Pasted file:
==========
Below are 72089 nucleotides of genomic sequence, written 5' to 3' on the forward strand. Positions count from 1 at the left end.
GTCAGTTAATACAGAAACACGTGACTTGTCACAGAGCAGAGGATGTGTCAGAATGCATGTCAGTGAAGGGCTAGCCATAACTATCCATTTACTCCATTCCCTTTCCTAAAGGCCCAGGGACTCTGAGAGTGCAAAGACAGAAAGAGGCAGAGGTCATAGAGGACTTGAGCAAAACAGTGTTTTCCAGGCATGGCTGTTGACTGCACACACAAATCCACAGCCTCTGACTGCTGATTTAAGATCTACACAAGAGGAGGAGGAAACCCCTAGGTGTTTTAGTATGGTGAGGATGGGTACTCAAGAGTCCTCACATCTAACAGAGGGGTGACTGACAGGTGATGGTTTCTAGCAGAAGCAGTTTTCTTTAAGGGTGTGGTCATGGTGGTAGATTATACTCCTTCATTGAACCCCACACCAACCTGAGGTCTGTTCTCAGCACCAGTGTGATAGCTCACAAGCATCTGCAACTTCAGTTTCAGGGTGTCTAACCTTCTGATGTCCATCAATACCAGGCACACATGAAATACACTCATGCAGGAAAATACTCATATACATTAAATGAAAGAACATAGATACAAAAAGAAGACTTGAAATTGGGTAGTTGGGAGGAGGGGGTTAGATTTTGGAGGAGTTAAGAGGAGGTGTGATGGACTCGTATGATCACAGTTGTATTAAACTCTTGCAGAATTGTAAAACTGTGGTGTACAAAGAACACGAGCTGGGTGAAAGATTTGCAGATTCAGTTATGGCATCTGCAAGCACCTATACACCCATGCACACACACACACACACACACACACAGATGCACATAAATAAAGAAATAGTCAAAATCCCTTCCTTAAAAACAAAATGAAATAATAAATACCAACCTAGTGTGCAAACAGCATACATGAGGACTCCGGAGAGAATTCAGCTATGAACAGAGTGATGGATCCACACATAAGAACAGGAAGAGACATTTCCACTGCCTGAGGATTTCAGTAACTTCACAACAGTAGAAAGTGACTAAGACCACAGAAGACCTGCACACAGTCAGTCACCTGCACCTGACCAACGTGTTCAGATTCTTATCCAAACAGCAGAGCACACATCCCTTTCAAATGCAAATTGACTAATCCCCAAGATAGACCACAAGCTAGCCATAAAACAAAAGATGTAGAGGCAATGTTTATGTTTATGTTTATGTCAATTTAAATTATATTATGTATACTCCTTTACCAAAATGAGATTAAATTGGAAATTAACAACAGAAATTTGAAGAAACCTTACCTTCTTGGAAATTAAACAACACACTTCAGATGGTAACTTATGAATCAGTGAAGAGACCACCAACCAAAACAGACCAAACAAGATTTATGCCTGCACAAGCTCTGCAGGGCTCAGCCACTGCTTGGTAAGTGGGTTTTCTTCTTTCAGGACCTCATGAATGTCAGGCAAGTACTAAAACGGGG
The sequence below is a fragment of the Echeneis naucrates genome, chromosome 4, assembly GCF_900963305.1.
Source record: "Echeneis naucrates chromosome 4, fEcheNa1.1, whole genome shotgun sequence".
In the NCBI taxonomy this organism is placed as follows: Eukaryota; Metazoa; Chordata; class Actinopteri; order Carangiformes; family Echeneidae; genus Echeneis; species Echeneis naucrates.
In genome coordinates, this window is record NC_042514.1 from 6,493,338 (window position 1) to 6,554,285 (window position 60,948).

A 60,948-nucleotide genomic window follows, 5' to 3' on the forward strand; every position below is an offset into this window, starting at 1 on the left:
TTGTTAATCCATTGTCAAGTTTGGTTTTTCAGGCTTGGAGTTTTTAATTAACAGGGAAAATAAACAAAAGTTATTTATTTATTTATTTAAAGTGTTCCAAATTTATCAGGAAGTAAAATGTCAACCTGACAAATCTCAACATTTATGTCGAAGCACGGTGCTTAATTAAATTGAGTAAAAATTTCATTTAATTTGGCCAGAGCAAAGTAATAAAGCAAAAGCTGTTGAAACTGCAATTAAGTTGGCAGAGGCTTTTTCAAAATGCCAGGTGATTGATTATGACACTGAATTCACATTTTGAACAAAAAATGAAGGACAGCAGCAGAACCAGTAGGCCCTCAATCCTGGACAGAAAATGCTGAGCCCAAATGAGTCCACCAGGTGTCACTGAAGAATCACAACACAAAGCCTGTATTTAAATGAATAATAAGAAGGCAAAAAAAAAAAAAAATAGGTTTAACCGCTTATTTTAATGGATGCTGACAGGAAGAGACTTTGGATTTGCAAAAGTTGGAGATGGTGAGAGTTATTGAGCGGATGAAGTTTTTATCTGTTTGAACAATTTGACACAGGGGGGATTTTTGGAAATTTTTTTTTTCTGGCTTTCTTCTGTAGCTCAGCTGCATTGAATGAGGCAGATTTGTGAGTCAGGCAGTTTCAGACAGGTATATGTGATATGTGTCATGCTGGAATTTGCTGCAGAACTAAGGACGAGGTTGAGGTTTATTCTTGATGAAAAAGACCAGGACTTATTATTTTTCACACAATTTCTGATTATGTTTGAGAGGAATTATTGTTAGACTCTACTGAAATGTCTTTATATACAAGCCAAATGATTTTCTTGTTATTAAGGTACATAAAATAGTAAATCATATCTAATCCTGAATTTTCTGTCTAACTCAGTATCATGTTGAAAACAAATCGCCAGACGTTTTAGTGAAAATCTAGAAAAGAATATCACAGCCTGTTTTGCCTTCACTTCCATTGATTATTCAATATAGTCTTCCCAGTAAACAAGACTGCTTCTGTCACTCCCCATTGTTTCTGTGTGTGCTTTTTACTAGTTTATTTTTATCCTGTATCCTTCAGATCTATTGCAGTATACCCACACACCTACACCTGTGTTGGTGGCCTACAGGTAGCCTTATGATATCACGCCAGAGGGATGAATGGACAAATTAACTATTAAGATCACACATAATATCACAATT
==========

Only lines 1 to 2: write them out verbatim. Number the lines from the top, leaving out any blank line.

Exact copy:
Below are 72089 nucleotides of genomic sequence, written 5' to 3' on the forward strand. Positions count from 1 at the left end.
GTCAGTTAATACAGAAACACGTGACTTGTCACAGAGCAGAGGATGTGTCAGAATGCATGTCAGTGAAGGGCTAGCCATAACTATCCATTTACTCCATTCCCTTTCCTAAAGGCCCAGGGACTCTGAGAGTGCAAAGACAGAAAGAGGCAGAGGTCATAGAGGACTTGAGCAAAACAGTGTTTTCCAGGCATGGCTGTTGACTGCACACACAAATCCACAGCCTCTGACTGCTGATTTAAGATCTACACAAGAGGAGGAGGAAACCCCTAGGTGTTTTAGTATGGTGAGGATGGGTACTCAAGAGTCCTCACATCTAACAGAGGGGTGACTGACAGGTGATGGTTTCTAGCAGAAGCAGTTTTCTTTAAGGGTGTGGTCATGGTGGTAGATTATACTCCTTCATTGAACCCCACACCAACCTGAGGTCTGTTCTCAGCACCAGTGTGATAGCTCACAAGCATCTGCAACTTCAGTTTCAGGGTGTCTAACCTTCTGATGTCCATCAATACCAGGCACACATGAAATACACTCATGCAGGAAAATACTCATATACATTAAATGAAAGAACATAGATACAAAAAGAAGACTTGAAATTGGGTAGTTGGGAGGAGGGGGTTAGATTTTGGAGGAGTTAAGAGGAGGTGTGATGGACTCGTATGATCACAGTTGTATTAAACTCTTGCAGAATTGTAAAACTGTGGTGTACAAAGAACACGAGCTGGGTGAAAGATTTGCAGATTCAGTTATGGCATCTGCAAGCACCTATACACCCATGCACACACACACACACACACACACACAGATGCACATAAATAAAGAAATAGTCAAAATCCCTTCCTTAAAAACAAAATGAAATAATAAATACCAACCTAGTGTGCAAACAGCATACATGAGGACTCCGGAGAGAATTCAGCTATGAACAGAGTGATGGATCCACACATAAGAACAGGAAGAGACATTTCCACTGCCTGAGGATTTCAGTAACTTCACAACAGTAGAAAGTGACTAAGACCACAGAAGACCTGCACACAGTCAGTCACCTGCACCTGACCAACGTGTTCAGATTCTTATCCAAACAGCAGAGCACACATCCCTTTCAAATGCAAATTGACTAATCCCCAAGATAGACCACAAGCTAGCCATAAAACAAAAGATGTAGAGGCAATGTTTATGTTTATGTTTATGTCAATTTAAATTATATTATGTATACTCCTTTACCAAAATGAGATTAAATTGGAAATTAACAACAGAAATTTGAAGAAACCTTACCTTCTTGGAAATTAAACAACACACTTCAGATGGTAACTTATGAATCAGTGAAGAGACCACCAACCAAAACAGACCAAACAAGATTTATGCCTGCACAAGCTCTGCAGGGCTCAGCCACTGCTTGGTAAGTGGGTTTTCTTCTTTCAGGACCTCATGAATGTCAGGCAAGTACTAAAACGGGG